If at first you don’t succeed

My experience with the Social Security Administration was interesting. I spent one week a month there training their team of programmers, back when microcomputers were relatively new.

The team leader had a prominent sign in his cubicle office:

If at first you don’t succeed
Get a government job
Then you don’t have to try anymore

It was clear that the entire team, and the 27,000 employees in the building they were working in, were similarly inspired. Some of them, I thought, might be salvaged by transferring them into the private sector immediately. But most were beyond hope. They would hold fire drills, dumping people into the street every week, to keep from getting too much done.

There were people that read magazines all day, and were not to be disturbed because they had union or lawyer connections. The entire project was intended to be as inefficient as possible. Most people had no clue how to “work” — and were generally frustrated by their unsupported attempts.

A few strugglers in that environment were trying to make a difference, but the entire system was engineered to provide incentives to defeat them.

The military can be quite different, especially at the edges. Unfortunately, the closer you get to the bureaucracy, the less the military looks like an efficient combat team, and the more it resembles the Social Security Administration.

Government should have only the clearly defined roles laid out in the Constitution as amended, and be limited in size and scope so that it accomplishes those roles as efficiently as possible, and does nothing else.

From Ben Bernanke attempting to control a feedback process from the wrong end to Obama and other catastrophists mandating that expensive boondoogles suddenly become popular by fiat, we now have a government that is massive, massively corrupt, and rigging the game to grow itself at the expense of the nation.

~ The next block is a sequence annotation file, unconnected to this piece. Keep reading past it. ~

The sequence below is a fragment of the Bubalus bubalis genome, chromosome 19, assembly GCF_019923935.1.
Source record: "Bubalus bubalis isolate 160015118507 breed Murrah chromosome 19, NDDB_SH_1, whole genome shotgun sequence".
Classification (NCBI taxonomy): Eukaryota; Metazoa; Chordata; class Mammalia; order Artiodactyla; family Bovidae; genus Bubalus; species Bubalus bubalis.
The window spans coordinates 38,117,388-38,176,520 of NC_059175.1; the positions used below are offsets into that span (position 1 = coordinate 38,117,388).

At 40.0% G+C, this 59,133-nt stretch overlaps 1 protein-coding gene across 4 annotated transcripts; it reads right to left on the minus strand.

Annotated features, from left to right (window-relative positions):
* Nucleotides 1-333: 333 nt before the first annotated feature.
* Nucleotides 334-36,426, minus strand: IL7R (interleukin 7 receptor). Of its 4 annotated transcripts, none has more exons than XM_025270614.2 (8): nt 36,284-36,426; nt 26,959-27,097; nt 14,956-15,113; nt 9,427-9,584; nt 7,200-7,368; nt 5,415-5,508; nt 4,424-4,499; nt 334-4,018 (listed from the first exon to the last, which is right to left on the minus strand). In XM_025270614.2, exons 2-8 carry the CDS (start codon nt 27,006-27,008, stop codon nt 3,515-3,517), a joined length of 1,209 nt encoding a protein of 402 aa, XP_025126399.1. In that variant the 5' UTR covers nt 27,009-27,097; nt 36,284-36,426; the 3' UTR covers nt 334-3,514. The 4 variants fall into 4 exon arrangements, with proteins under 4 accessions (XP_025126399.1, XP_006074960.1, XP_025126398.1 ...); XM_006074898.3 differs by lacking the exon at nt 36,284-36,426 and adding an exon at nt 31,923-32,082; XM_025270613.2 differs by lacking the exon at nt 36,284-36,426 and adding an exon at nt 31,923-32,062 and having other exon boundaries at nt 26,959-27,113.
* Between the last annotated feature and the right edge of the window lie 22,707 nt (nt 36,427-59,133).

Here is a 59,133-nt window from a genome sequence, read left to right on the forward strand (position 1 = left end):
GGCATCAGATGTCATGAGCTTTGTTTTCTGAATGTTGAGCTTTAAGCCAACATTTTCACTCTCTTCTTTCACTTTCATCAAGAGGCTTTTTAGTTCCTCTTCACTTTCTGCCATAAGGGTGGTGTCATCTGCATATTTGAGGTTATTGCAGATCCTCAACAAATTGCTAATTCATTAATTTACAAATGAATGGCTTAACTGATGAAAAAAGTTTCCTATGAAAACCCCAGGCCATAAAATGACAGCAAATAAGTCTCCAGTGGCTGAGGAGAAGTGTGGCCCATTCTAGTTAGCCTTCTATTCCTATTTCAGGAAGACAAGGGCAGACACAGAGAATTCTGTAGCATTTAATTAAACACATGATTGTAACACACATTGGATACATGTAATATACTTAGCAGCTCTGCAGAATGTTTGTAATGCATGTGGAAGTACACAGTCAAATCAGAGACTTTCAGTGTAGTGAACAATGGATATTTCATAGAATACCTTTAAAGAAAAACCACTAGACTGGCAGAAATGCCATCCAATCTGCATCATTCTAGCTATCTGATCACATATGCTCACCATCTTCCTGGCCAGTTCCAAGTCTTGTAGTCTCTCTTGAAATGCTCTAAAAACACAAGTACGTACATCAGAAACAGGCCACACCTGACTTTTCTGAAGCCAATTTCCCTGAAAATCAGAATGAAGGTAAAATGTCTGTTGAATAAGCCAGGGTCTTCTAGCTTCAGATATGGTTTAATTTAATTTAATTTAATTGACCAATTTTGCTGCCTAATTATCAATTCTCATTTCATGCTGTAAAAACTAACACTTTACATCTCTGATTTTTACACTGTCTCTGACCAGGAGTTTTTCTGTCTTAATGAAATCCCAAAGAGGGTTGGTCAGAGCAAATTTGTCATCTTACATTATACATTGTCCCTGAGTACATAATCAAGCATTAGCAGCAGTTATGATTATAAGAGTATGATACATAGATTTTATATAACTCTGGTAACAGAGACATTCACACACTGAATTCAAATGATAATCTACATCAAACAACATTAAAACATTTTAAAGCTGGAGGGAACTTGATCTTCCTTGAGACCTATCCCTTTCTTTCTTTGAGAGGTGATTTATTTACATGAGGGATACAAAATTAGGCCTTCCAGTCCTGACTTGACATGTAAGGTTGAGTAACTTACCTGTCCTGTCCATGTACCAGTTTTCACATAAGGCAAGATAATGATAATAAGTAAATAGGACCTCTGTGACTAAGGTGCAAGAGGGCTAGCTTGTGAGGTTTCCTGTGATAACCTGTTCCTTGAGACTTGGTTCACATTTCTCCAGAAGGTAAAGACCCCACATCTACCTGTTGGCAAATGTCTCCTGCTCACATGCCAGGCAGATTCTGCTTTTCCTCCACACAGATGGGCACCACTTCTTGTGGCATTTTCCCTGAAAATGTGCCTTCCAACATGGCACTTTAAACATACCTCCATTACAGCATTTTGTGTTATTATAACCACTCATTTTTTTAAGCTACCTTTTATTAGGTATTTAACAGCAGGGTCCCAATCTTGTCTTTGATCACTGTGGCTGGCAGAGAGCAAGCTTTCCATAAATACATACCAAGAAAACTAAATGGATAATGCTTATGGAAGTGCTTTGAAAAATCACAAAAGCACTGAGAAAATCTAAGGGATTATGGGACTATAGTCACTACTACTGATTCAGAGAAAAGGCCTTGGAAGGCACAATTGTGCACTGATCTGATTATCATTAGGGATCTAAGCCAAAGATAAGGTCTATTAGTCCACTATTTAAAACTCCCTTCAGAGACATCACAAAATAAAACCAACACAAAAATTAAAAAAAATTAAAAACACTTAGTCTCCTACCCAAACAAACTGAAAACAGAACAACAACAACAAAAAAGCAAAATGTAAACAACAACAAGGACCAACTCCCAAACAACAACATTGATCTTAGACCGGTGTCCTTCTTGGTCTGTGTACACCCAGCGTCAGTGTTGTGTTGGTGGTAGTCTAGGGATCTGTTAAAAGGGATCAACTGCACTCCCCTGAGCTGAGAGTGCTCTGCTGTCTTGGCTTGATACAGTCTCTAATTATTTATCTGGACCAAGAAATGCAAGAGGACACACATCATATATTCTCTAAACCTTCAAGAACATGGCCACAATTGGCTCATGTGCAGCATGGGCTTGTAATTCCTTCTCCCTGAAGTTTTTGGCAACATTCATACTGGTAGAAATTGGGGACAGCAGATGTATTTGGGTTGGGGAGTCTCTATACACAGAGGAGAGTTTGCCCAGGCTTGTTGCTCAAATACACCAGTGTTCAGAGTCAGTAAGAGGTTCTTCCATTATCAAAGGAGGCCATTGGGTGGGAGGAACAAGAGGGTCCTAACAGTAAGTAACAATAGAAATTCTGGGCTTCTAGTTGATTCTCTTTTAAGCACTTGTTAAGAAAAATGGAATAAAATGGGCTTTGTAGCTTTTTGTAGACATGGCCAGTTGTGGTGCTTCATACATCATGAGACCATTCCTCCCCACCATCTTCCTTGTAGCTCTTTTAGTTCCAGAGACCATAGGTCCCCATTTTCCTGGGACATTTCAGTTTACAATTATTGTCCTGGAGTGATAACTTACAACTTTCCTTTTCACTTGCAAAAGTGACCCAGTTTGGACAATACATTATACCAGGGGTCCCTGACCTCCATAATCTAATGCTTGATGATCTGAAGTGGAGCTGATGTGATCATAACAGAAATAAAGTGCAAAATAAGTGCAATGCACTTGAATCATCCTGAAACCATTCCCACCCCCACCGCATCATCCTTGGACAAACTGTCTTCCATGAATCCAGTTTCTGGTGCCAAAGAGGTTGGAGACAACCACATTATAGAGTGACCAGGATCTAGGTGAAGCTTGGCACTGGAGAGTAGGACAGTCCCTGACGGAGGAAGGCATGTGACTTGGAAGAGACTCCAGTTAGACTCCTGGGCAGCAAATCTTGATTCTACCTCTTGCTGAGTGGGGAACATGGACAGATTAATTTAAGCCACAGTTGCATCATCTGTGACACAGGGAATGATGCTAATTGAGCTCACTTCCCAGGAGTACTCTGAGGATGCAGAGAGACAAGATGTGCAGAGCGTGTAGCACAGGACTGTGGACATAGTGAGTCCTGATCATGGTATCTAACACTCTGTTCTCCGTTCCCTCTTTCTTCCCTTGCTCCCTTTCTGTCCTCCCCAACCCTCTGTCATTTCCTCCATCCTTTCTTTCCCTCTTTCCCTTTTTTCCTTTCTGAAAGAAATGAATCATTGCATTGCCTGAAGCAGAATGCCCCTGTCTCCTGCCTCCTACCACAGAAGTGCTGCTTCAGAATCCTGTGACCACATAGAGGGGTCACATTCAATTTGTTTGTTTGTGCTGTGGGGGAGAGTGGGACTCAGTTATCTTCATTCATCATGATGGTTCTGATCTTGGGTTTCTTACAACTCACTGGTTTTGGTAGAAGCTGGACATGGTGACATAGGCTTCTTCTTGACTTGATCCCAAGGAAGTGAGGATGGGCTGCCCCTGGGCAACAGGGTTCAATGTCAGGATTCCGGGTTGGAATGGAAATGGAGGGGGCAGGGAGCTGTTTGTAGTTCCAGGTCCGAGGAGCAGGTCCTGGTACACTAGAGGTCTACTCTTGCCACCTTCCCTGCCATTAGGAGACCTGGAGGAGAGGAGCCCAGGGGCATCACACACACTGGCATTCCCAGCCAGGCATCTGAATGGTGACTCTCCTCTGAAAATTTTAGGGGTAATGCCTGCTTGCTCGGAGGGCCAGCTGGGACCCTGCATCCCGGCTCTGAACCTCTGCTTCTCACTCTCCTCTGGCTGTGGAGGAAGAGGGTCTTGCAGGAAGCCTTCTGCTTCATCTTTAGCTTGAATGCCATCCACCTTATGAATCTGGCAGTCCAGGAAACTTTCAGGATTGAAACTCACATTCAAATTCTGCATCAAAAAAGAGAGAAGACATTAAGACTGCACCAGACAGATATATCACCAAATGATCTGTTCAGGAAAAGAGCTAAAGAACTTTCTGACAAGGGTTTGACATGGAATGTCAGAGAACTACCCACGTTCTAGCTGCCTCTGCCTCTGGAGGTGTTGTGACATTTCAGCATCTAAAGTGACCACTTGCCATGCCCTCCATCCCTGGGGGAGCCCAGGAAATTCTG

The last century has seen the government at all levels moving into the bread-and-circuses business, displacing literally hundreds of thousands of organizations set up to care for the truly needy. In so doing, the government directs most of its effort to take care of what it considers the most needy: government bureaucrats, and voters who will sustain it.

The money and favors given to people to vote for this could be called “bootliquor.” We need to change the system so that this incentive instead points in the right direction.

We can afford an organization [but reduced!] like the State Department, who considers their role to be “making the world safe for cocktail parties.” But we cannot afford that mindset being in charge of the US economy, or any significant part of it.

Unfortunately, it is already there, and will be tough to unwind. And bureaucracies, like any other living organism, will fight hard to survive.

===|==============/ Keith DeHavelle

  • Thanks. I’m just coming off of a massive project — I’ve billed almost a hundred hours in the last week — and will be back in the saddle here soon.

    And I very much appreciate your comments — you’ve been commenting since at least March 2008 that I know of, and probably before that.

    I hope to do more to earn your loyalty.

    ===|==============/ Keith DeHavelle

  • I had to chuckle at your article because the day I first read it (last Wednesday) was the day after USA Today reported that government workers are more likely to die on the job than be fired. . .

    Honestly, I would love it if the chief executive would appoint a fat trimmer to reduce the size of most of the executive branch.

    Oh, well, it isn’t likely to happen but I keep feeling like there has to be 20% or more waste in the federal government.

    BTW, I’ve enjoyed reading your articles of years, and hope you see some dialog on this site soon (which is partly why I’m commenting here rather than LJ).